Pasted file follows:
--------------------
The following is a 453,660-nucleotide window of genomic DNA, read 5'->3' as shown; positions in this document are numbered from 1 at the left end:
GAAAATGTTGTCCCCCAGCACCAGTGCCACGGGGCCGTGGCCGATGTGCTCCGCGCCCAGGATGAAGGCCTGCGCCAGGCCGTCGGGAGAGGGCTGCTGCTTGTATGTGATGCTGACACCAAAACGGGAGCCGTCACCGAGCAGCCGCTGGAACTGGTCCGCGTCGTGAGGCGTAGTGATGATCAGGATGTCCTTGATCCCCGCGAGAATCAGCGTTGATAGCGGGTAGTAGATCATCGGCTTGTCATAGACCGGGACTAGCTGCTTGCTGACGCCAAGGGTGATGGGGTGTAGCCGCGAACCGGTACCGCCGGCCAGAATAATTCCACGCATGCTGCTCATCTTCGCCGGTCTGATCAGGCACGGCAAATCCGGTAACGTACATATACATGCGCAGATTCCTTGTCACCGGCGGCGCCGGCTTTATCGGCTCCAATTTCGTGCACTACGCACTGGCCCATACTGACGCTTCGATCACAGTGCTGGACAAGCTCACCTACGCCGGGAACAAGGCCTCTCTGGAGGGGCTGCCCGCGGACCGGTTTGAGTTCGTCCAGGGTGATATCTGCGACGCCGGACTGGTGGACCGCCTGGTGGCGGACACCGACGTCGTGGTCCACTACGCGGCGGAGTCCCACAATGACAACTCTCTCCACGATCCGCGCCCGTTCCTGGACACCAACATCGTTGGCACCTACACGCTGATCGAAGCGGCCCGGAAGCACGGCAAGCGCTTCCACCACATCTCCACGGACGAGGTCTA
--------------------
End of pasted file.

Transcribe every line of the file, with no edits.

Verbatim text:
The following is a 453,660-nucleotide window of genomic DNA, read 5'->3' as shown; positions in this document are numbered from 1 at the left end:
GAAAATGTTGTCCCCCAGCACCAGTGCCACGGGGCCGTGGCCGATGTGCTCCGCGCCCAGGATGAAGGCCTGCGCCAGGCCGTCGGGAGAGGGCTGCTGCTTGTATGTGATGCTGACACCAAAACGGGAGCCGTCACCGAGCAGCCGCTGGAACTGGTCCGCGTCGTGAGGCGTAGTGATGATCAGGATGTCCTTGATCCCCGCGAGAATCAGCGTTGATAGCGGGTAGTAGATCATCGGCTTGTCATAGACCGGGACTAGCTGCTTGCTGACGCCAAGGGTGATGGGGTGTAGCCGCGAACCGGTACCGCCGGCCAGAATAATTCCACGCATGCTGCTCATCTTCGCCGGTCTGATCAGGCACGGCAAATCCGGTAACGTACATATACATGCGCAGATTCCTTGTCACCGGCGGCGCCGGCTTTATCGGCTCCAATTTCGTGCACTACGCACTGGCCCATACTGACGCTTCGATCACAGTGCTGGACAAGCTCACCTACGCCGGGAACAAGGCCTCTCTGGAGGGGCTGCCCGCGGACCGGTTTGAGTTCGTCCAGGGTGATATCTGCGACGCCGGACTGGTGGACCGCCTGGTGGCGGACACCGACGTCGTGGTCCACTACGCGGCGGAGTCCCACAATGACAACTCTCTCCACGATCCGCGCCCGTTCCTGGACACCAACATCGTTGGCACCTACACGCTGATCGAAGCGGCCCGGAAGCACGGCAAGCGCTTCCACCACATCTCCACGGACGAGGTCTA